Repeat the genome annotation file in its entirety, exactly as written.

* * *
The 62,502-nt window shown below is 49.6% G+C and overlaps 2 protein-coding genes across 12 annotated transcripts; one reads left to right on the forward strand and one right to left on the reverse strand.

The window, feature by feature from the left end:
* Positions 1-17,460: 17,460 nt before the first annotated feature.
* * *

The 62,502-nt window shown below is 49.6% G+C and overlaps 2 protein-coding genes across 12 annotated transcripts; one reads left to right on the forward strand and one right to left on the reverse strand.

The window, feature by feature from the left end:
* Positions 1-17,460: 17,460 nt before the first annotated feature.